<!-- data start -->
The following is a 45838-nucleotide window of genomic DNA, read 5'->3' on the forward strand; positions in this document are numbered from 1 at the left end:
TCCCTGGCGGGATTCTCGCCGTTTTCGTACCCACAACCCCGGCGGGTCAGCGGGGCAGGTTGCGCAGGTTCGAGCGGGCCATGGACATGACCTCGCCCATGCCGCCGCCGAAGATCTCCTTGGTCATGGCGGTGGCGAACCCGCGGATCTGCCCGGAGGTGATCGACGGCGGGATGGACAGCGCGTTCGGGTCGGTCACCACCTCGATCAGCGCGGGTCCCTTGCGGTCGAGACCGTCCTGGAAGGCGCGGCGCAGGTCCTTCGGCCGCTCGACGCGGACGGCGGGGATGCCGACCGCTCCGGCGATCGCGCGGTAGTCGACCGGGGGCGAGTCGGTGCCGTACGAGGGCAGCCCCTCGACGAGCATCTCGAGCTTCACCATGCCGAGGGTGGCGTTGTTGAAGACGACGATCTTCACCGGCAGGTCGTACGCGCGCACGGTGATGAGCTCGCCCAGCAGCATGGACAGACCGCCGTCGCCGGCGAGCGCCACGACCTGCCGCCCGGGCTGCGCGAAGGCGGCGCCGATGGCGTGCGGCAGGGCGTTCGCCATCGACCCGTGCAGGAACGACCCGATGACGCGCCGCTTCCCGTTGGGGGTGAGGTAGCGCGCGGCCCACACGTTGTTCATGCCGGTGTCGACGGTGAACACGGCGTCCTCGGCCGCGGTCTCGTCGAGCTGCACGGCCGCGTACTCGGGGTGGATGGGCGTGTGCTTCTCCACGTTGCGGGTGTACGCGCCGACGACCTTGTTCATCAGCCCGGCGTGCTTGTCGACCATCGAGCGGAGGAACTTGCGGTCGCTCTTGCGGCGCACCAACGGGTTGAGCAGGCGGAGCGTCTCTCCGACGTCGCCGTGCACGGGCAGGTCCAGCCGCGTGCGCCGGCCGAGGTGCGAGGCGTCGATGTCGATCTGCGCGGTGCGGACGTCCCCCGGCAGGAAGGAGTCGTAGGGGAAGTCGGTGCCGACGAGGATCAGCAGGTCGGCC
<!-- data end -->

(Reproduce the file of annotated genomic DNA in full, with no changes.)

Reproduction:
The following is a 45838-nucleotide window of genomic DNA, read 5'->3' on the forward strand; positions in this document are numbered from 1 at the left end:
TCCCTGGCGGGATTCTCGCCGTTTTCGTACCCACAACCCCGGCGGGTCAGCGGGGCAGGTTGCGCAGGTTCGAGCGGGCCATGGACATGACCTCGCCCATGCCGCCGCCGAAGATCTCCTTGGTCATGGCGGTGGCGAACCCGCGGATCTGCCCGGAGGTGATCGACGGCGGGATGGACAGCGCGTTCGGGTCGGTCACCACCTCGATCAGCGCGGGTCCCTTGCGGTCGAGACCGTCCTGGAAGGCGCGGCGCAGGTCCTTCGGCCGCTCGACGCGGACGGCGGGGATGCCGACCGCTCCGGCGATCGCGCGGTAGTCGACCGGGGGCGAGTCGGTGCCGTACGAGGGCAGCCCCTCGACGAGCATCTCGAGCTTCACCATGCCGAGGGTGGCGTTGTTGAAGACGACGATCTTCACCGGCAGGTCGTACGCGCGCACGGTGATGAGCTCGCCCAGCAGCATGGACAGACCGCCGTCGCCGGCGAGCGCCACGACCTGCCGCCCGGGCTGCGCGAAGGCGGCGCCGATGGCGTGCGGCAGGGCGTTCGCCATCGACCCGTGCAGGAACGACCCGATGACGCGCCGCTTCCCGTTGGGGGTGAGGTAGCGCGCGGCCCACACGTTGTTCATGCCGGTGTCGACGGTGAACACGGCGTCCTCGGCCGCGGTCTCGTCGAGCTGCACGGCCGCGTACTCGGGGTGGATGGGCGTGTGCTTCTCCACGTTGCGGGTGTACGCGCCGACGACCTTGTTCATCAGCCCGGCGTGCTTGTCGACCATCGAGCGGAGGAACTTGCGGTCGCTCTTGCGGCGCACCAACGGGTTGAGCAGGCGGAGCGTCTCTCCGACGTCGCCGTGCACGGGCAGGTCCAGCCGCGTGCGCCGGCCGAGGTGCGAGGCGTCGATGTCGATCTGCGCGGTGCGGACGTCCCCCGGCAGGAAGGAGTCGTAGGGGAAGTCGGTGCCGACGAGGATCAGCAGGTCGGCC